1858 – John Addington Symonds graduates from his boarding school, Harrow, and receives a most interesting book from his classmates as a parting gift. In his Memoirs, Symonds recounts the event:
“When I left Harrow the boys at Monkey’s subscribed to present me with a testimonial. It was Mure’s History of Greek Literature, handsomely bound, which my successor Currey handed to me with a speech of kindly congratulation.” – JAS, Memoirs, 136
The work Symonds alludes to here is Critical History of the Language and Literature of Ancient Greece, a five-volume work written by 19th-century classicist William Mure published between the years 1850 and 1857. This massive text provides a partial overview of Ancient Greek literature, acting as both a historical record and an analysis of the cataloged works through a more modern lens. The text’s critical angle is particularly interesting, as literary critical work on classical texts appears to have been a relatively new innovation at the time of the book’s publication (JAS, Letters, 254-255).
Given the way Symonds received the text, and the attention he draws to the fact that it was ‘handsomely bound,’ we can conclude that his copy of the text likely included school bindings marking the text as a present awarded at Harrow. A search on the book selling site AbeBooks.com, performed on April 18, 2019, showed multiple different volumes of the text bearing such bindings, though none from Harrow. From these listings, it can be concluded that it was not necessarily uncommon to gift Mure’s Critical History – all five volumes! – in the manner Symonds describes (at the very least, it happened more than once, and at a school other than Harrow). This is interesting not only as a matter of historical note, but also because it serves to highlight Symonds’ unique and innovative nature as a scholar; despite receiving such an apparently common gift, his usage of the text is far from typical.
A letter Symonds writes to his sister Charlotte in November of 1859 seems to confirm that Symonds was indeed given more than one volume of Critical History, and that he actively read the work and considered it to be of some value:
“W[oul]d you bring with you (if you have room for books) […] [the] volume of Mure that treats of Homer – I s[houl]d think it was vol I.” – JAS, Letters, 214
A reference to Mure appears once more in the Memoirs, quite a bit after Symonds’ initial acquisition of Critical History. Describing the period of his life from 1868 to 1877, Symonds recalls:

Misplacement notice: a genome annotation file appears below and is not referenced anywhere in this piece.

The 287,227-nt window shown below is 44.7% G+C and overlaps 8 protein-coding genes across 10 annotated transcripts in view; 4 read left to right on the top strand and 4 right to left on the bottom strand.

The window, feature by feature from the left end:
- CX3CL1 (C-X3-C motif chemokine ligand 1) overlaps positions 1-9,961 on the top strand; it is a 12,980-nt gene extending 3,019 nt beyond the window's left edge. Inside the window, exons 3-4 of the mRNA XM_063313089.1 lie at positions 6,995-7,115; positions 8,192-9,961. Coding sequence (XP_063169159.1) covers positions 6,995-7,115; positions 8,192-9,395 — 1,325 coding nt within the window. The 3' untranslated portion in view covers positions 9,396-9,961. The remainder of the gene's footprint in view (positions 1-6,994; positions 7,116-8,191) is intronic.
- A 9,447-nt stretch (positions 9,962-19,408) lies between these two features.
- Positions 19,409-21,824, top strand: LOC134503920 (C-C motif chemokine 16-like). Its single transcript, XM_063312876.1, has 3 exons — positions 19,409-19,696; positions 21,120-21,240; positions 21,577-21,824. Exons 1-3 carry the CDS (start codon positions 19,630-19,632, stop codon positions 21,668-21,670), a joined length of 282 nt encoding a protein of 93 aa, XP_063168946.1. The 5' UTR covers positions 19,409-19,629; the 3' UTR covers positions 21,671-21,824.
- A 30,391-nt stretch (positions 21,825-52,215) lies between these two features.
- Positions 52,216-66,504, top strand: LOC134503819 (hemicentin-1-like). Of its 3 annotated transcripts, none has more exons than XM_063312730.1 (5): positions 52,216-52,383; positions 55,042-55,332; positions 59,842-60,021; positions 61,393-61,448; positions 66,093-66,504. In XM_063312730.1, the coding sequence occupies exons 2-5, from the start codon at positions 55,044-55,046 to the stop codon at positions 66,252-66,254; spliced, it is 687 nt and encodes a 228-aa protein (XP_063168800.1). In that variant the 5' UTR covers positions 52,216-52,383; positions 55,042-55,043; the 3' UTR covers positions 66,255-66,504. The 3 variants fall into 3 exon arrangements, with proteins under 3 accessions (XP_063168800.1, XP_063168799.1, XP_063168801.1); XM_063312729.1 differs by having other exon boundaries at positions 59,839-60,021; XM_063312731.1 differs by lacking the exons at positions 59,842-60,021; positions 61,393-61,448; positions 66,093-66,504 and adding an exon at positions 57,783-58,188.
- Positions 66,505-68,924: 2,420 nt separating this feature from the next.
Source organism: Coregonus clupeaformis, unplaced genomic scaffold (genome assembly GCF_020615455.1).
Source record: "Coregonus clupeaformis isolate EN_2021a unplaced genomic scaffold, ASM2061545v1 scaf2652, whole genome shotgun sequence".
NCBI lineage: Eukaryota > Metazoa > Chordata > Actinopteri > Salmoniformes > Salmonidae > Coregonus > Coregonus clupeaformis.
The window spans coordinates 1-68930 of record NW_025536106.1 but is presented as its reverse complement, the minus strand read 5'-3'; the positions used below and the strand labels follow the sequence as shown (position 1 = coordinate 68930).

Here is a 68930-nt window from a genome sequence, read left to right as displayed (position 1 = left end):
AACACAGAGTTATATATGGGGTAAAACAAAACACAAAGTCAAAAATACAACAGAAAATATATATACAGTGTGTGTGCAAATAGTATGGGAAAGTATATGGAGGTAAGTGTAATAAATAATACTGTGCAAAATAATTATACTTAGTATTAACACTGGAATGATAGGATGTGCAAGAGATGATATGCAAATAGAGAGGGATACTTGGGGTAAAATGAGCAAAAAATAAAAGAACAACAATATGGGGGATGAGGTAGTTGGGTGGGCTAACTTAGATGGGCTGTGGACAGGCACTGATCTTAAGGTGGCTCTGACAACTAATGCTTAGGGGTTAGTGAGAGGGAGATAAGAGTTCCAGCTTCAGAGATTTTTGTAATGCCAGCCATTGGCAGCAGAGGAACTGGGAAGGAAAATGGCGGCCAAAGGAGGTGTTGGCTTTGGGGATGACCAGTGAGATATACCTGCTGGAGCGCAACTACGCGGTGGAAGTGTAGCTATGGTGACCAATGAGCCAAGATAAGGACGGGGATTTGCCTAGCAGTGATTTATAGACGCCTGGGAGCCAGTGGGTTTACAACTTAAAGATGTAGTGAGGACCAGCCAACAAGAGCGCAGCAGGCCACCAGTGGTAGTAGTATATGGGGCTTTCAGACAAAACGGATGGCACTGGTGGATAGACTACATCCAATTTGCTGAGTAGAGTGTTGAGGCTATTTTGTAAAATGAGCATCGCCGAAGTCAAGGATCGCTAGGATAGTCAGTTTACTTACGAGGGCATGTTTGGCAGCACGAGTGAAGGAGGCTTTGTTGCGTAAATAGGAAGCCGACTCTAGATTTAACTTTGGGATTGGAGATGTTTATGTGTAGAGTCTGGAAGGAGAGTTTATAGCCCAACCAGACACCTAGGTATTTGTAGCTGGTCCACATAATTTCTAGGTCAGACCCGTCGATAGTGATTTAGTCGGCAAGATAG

“Once more I read through the Greek poets, and wrote copiously, assimilating at the same time the criticisms of Müller, Mure and many scattered essayists. […] I have always thought that the large amount of time and vigour devoted to this work of lecturing prepared me for the definite career of authorship.” – JAS, Memoirs, 438
Though Symonds does not provide a definitive date for this particular series of projects, its placement in the chapter suggests it took place around 1868 or 1869. Given that it seems to comprise a fairly large body of work, it is also possible that this utilization of Mure’s text took place slightly earlier.
I find this timing exciting because it suggests that Symonds was closely reading and making use of Mure’s work – very probably, in my estimation, the same copy of Critical History he had received from his compatriots at Harrow – during a period which roughly overlaps with the creation of A Problem in Greek Ethics. It is somewhat difficult to definitively date the creation of the essay’s first draft, but the window of time here makes it likely that Symonds at least consulted Mure in between the essay’s initial composition and its rewriting in 1873 or 1874.
Here’s the kicker – what really gets me excited about Mure’s Critical History within the context of Symonds’ work: check out this excerpt from a letter Symonds wrote to George Smith in 1872:
“I have been often asked of late to reprint in a collected form some Essays on Greek Poetry wh[ich] have appeared from time to time in the North British & Westminister Reviews. […] In all of them it has been my aim to adjust the study of the Classics to the spirit of modern literary criticism more than has been attempted in the standard books on the subject – Müller and Mure.” – JAS, Letters, 254-255
So there we have it! Not only does the letter’s date give us a definitive indication that Symonds had been reading and thinking about Mure’s work just prior to the rewrite of A Problem in Greek Ethics, the excerpt almost explicitly links Mure’s writing with Symonds’ Studies of Greek Poets, the collected reprint of essays Symonds refers to here, which Prof. Butler notes as “closely related” to A Problem in Greek Ethics in his piece linked here and above.
But even beyond those two points, we have a direct statement that Symonds intends to place himself in dialogue with William Mure’s work in synthesizing Classical studies with modern literary criticism – an area of writing in which A Problem in Greek Ethics flourishes as a revolutionary text.
From these few scraps of information, we can draw a fairly viable connection between Symonds’ acquisition of Mure’s Critical History in 1858 and one of his direct inspirations in composing and/or rewriting A Problem in Greek Ethics about a decade later – perhaps from rereading those very same books he received as a gift!
Honestly, I don’t know how much more compelling a story about a linguistic historical text can get.
The Letters of Johns Addington Symonds. Wayne State University Press. Detroit, 1967. Print.
The Memoirs of John Addington Symonds: A Critical Edition. Palgrave Macmillan Publishing. London, 2016. Print.